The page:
Neil Young: A Treasure

Neil Young and The International Harvesters created quite a stir in ’84 and ’85 as they crisscrossed America playing country music… and nothing but. Young’s label at the time, Geffen, was preparing to sue the ever-changing artist claiming his country conversion was “artistically uncharacteristic.” Didn’t Geffen know with true artists, change is the only constant?

Twelve live tracks. One more beautiful and satisfying than the next. Young had garnered the cream of the Nashville crop, legends all. Ben Keith (1937-2010) played with Patsy Cline. Rufus Thibodeaux (1934-2005) was the original ragin’ Cajun fiddler. With Rock ‘N’ Roll Hall Of Famer Spooner Oldham on piano, and five other certifiable instrumental heavyweights on bass, mandolin, guitars and drums, Young was driven to the kind of artistic heights that transcend genre limitations.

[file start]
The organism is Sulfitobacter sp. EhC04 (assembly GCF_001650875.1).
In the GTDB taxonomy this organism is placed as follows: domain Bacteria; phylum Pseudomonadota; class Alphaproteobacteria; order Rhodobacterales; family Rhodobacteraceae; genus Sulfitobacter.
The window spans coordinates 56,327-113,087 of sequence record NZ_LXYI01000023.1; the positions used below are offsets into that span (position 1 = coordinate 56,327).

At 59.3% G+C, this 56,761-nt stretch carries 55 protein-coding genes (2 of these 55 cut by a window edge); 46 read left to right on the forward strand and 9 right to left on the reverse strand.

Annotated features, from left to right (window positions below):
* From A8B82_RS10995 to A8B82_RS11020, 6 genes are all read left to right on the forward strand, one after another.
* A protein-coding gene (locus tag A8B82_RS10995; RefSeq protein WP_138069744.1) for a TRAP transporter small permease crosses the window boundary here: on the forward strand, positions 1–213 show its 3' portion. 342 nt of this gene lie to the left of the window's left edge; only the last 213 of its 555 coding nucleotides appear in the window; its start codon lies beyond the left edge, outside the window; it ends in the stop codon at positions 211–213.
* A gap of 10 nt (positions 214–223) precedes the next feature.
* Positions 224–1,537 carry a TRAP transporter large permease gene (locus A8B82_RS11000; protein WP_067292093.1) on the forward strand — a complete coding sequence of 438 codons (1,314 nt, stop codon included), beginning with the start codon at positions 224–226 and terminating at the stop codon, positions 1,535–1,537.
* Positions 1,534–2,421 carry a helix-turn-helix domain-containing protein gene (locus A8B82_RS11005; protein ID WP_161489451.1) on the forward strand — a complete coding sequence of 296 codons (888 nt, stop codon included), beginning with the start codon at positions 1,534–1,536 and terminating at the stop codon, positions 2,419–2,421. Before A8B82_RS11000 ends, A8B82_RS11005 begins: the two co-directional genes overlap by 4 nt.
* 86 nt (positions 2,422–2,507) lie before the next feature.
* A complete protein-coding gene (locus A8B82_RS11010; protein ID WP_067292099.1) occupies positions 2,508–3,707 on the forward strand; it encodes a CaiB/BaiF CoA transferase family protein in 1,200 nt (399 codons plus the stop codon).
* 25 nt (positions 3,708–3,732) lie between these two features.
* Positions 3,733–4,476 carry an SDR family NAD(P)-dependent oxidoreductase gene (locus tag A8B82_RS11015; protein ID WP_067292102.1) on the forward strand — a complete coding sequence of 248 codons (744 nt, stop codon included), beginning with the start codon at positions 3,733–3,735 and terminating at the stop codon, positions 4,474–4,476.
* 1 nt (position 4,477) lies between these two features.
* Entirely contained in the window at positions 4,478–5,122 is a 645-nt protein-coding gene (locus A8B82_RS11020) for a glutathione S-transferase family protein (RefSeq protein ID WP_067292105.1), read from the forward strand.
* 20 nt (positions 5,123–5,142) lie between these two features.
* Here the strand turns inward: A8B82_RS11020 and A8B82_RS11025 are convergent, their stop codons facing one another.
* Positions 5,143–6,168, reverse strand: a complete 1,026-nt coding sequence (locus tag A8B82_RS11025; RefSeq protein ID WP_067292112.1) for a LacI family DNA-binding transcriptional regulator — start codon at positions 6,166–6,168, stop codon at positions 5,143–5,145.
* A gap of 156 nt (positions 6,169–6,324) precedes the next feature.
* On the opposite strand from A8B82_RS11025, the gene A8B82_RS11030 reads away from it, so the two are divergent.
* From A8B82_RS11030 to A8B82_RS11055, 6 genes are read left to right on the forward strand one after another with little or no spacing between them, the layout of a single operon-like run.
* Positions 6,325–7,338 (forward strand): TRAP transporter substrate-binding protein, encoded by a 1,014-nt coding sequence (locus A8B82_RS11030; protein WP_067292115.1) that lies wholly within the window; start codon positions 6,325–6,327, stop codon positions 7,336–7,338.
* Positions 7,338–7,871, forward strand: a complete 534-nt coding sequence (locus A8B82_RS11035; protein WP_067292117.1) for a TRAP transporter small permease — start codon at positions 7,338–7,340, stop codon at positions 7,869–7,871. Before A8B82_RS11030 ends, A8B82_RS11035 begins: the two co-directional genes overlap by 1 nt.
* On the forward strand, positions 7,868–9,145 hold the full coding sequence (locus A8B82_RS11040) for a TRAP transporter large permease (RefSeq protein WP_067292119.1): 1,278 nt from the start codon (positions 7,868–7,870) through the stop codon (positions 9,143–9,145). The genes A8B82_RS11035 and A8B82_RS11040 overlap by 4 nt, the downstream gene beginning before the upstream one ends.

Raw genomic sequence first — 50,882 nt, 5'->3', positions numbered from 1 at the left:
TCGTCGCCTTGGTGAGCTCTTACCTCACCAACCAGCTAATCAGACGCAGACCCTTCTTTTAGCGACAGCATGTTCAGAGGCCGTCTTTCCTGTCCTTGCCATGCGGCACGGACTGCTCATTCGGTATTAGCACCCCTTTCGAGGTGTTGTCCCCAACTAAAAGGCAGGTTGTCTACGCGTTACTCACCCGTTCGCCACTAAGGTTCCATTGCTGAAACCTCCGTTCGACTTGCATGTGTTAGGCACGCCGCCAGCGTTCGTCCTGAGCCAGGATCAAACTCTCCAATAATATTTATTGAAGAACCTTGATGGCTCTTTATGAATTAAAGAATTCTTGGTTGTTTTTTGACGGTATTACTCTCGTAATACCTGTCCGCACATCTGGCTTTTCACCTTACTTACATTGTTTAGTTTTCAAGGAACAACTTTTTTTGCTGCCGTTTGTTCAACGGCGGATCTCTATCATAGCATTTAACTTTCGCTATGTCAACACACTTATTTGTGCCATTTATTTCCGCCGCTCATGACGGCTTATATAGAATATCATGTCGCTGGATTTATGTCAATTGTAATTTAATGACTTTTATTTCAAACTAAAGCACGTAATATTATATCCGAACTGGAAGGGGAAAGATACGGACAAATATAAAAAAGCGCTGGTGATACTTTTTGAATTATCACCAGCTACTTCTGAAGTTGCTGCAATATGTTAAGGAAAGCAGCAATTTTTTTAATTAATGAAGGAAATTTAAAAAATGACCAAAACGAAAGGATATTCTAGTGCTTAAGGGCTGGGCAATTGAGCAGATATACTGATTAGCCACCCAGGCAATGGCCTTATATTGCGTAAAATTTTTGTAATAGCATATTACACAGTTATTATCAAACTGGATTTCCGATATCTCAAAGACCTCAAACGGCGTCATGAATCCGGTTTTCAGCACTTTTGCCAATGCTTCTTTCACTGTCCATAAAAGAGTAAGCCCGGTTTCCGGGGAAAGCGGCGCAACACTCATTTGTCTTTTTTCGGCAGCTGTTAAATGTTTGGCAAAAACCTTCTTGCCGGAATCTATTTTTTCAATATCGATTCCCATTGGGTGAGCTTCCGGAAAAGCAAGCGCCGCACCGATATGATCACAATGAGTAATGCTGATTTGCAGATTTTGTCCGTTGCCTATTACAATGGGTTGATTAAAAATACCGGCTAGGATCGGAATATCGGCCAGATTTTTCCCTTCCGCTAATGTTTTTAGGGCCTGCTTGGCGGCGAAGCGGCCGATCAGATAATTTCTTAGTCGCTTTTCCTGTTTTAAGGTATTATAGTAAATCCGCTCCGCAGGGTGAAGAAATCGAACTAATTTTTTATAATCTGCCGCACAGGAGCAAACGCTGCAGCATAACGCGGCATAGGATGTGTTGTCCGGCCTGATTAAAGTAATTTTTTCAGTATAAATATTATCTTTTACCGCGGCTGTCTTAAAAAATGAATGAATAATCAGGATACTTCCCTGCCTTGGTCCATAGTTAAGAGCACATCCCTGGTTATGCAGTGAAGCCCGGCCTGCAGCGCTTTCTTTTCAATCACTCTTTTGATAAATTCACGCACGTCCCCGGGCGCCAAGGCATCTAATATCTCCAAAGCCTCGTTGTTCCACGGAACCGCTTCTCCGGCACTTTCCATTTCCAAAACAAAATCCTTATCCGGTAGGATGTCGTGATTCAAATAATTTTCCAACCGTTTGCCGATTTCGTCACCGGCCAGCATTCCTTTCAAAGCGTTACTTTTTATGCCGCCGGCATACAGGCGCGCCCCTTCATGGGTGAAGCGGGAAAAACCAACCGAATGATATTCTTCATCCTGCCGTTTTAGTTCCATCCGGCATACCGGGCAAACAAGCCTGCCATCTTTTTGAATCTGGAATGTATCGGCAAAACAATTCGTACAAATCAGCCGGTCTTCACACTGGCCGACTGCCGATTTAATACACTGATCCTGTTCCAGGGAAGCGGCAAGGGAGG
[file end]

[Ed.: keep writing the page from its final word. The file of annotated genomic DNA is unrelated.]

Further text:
Upon hearing the tapes 25 years later, co-producer Keith said, “This is a treasure,” thus the name.

Taken from shows in Tennessee, Ohio, Texas, California, Minnesota and New York, Young’s in great voice. The material is all his (the sole exception being “It Might Have Been” by Ronnie Green and Harriet Kane). Young’s a country natural. His inner twang is accentuated here by the soft caressing instrumentalism of total professionals. And when they go up-tempo, total joyousness ensues. This is a rare time capsule of an artist immersing himself in his flavor of the moment. And it’s to Neil Young’s everlasting credit that his ‘80s onstage fun here is better than most of what’s coming out of Nashville today.

In A Word: Hillbilly